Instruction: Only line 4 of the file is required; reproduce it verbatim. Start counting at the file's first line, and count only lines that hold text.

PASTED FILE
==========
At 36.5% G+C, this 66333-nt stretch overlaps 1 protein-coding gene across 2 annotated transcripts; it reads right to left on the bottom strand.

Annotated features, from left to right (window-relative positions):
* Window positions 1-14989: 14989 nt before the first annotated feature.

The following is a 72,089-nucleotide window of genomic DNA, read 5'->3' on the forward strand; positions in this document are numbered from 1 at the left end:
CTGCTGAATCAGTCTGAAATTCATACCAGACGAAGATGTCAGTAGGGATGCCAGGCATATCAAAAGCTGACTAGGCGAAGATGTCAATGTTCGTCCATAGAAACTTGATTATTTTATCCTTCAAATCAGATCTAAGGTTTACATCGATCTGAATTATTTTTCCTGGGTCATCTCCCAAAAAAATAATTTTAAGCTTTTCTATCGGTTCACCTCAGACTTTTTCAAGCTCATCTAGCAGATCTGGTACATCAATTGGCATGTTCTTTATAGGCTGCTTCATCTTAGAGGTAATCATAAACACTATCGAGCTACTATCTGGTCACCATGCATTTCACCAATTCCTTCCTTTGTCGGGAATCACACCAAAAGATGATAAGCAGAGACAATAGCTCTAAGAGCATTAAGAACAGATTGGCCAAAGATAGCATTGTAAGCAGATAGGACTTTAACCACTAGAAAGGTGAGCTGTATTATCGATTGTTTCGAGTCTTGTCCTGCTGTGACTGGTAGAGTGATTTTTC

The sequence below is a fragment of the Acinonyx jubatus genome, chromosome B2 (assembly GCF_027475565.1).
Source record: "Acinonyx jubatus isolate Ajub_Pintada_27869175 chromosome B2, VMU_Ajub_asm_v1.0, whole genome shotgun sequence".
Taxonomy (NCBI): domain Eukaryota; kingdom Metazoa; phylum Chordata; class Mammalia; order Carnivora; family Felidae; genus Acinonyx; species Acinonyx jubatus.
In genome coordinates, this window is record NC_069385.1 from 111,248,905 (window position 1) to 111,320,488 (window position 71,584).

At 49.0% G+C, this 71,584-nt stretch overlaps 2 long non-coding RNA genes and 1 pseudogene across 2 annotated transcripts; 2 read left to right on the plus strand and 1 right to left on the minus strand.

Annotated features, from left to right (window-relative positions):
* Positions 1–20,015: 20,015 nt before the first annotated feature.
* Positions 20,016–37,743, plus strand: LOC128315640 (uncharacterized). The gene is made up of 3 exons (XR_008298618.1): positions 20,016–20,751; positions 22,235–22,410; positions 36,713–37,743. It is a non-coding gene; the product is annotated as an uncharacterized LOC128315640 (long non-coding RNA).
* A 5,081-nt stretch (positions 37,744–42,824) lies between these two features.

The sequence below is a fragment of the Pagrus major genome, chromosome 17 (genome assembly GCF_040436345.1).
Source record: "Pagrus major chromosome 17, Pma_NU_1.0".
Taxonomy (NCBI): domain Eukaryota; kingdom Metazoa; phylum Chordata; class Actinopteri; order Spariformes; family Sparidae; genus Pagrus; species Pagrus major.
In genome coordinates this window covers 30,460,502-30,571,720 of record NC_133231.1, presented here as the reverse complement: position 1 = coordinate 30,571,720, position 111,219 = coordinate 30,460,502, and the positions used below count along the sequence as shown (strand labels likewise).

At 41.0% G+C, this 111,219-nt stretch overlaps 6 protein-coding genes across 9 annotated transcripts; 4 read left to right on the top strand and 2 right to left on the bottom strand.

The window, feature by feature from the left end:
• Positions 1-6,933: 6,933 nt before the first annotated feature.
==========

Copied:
The following is a 72,089-nucleotide window of genomic DNA, read 5'->3' on the forward strand; positions in this document are numbered from 1 at the left end: